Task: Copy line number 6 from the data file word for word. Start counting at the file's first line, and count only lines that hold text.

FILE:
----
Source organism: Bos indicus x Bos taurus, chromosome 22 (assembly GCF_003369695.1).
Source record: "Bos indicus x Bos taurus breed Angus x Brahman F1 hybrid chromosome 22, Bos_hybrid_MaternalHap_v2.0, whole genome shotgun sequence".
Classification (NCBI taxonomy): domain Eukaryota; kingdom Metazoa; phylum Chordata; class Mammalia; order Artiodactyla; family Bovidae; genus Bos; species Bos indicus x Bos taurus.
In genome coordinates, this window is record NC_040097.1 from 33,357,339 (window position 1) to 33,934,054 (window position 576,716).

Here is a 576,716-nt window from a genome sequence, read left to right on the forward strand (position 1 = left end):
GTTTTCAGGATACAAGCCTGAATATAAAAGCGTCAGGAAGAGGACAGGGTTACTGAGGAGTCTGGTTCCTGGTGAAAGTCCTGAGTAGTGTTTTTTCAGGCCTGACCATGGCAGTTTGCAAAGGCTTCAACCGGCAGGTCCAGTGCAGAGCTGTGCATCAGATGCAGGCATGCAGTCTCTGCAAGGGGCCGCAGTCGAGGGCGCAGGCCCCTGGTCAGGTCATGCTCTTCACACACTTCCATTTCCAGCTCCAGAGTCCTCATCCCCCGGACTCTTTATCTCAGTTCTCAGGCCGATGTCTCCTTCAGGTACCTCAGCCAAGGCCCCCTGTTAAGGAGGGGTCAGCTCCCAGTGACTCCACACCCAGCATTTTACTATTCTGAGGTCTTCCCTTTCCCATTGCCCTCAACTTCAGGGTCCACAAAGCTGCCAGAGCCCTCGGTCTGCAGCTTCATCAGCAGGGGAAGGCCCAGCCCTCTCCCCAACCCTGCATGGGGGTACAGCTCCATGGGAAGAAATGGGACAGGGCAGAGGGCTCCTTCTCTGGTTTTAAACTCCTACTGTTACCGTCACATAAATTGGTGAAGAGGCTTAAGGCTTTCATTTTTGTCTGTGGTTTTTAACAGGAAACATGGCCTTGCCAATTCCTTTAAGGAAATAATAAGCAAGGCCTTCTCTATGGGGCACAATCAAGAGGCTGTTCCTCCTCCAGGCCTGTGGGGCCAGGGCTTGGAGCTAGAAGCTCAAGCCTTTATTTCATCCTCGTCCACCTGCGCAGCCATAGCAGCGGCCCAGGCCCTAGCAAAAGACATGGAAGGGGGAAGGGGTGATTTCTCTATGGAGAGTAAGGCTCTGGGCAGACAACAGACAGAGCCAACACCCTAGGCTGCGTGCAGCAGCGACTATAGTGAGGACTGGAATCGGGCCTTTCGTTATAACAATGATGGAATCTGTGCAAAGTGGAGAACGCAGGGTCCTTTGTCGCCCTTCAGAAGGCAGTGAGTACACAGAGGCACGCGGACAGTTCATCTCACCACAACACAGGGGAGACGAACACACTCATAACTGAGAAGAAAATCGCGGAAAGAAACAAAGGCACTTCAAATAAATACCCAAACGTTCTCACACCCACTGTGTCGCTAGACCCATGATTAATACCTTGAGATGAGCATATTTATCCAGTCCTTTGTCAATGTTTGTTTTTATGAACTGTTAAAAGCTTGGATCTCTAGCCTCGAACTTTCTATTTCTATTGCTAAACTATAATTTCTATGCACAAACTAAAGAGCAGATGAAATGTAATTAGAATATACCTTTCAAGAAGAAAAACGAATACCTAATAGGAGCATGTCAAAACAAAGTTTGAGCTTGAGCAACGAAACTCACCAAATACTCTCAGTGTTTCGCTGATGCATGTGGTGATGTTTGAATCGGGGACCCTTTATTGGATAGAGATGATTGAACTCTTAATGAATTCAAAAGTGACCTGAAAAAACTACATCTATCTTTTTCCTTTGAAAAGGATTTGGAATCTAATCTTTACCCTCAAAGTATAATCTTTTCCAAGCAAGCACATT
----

GTTTTCAGGATACAAGCCTGAATATAAAAGCGTCAGGAAGAGGACAGGGTTACTGAGGAGTCTGGTTCCTGGTGAAAGTCCTGAGTAGTGTTTTTTCAGGCCTGACCATGGCAGTTTGCAAAGGCTTCAACCGGCAGGTCCAGTGCAGAGCTGTGCATCAGATGCAGGCATGCAGTCTCTGCAAGGGGCCGCAGTCGAGGGCGCAGGCCCCTGGTCAGGTCATGCTCTTCACACACTTCCATTTCCAGCTCCAGAGTCCTCATCCCCCGGACTCTTTATCTCAGTTCTCAGGCCGATGTCTCCTTCAGGTACCTCAGCCAAGGCCCCCTGTTAAGGAGGGGTCAGCTCCCAGTGACTCCACACCCAGCATTTTACTATTCTGAGGTCTTCCCTTTCCCATTGCCCTCAACTTCAGGGTCCACAAAGCTGCCAGAGCCCTCGGTCTGCAGCTTCATCAGCAGGGGAAGGCCCAGCCCTCTCCCCAACCCTGCATGGGGGTACAGCTCCATGGGAAGAAATGGGACAGGGCAGAGGGCTCCTTCTCTGGTTTTAAACTCCTACTGTTACCGTCACATAAATTGGTGAAGAGGCTTAAGGCTTTCATTTTTGTCTGTGGTTTTTAACAGGAAACATGGCCTTGCCAATTCCTTTAAGGAAATAATAAGCAAGGCCTTCTCTATGGGGCACAATCAAGAGGCTGTTCCTCCTCCAGGCCTGTGGGGCCAGGGCTTGGAGCTAGAAGCTCAAGCCTTTATTTCATCCTCGTCCACCTGCGCAGCCATAGCAGCGGCCCAGGCCCTAGCAAAAGACATGGAAGGGGGAAGGGGTGATTTCTCTATGGAGAGTAAGGCTCTGGGCAGACAACAGACAGAGCCAACACCCTAGGCTGCGTGCAGCAGCGACTATAGTGAGGACTGGAATCGGGCCTTTCGTTATAACAATGATGGAATCTGTGCAAAGTGGAGAACGCAGGGTCCTTTGTCGCCCTTCAGAAGGCAGTGAGTACACAGAGGCACGCGGACAGTTCATCTCACCACAACACAGGGGAGACGAACACACTCATAACTGAGAAGAAAATCGCGGAAAGAAACAAAGGCACTTCAAATAAATACCCAAACGTTCTCACACCCACTGTGTCGCTAGACCCATGATTAATACCTTGAGATGAGCATATTTATCCAGTCCTTTGTCAATGTTTGTTTTTATGAACTGTTAAAAGCTTGGATCTCTAGCCTCGAACTTTCTATTTCTATTGCTAAACTATAATTTCTATGCACAAACTAAAGAGCAGATGAAATGTAATTAGAATATACCTTTCAAGAAGAAAAACGAATACCTAATAGGAGCATGTCAAAACAAAGTTTGAGCTTGAGCAACGAAACTCACCAAATACTCTCAGTGTTTCGCTGATGCATGTGGTGATGTTTGAATCGGGGACCCTTTATTGGATAGAGATGATTGAACTCTTAATGAATTCAAAAGTGACCTGAAAAAACTACATCTATCTTTTTCCTTTGAAAAGGATTTGGAATCTAATCTTTACCCTCAAAGTATAATCTTTTCCAAGCAAGCACATT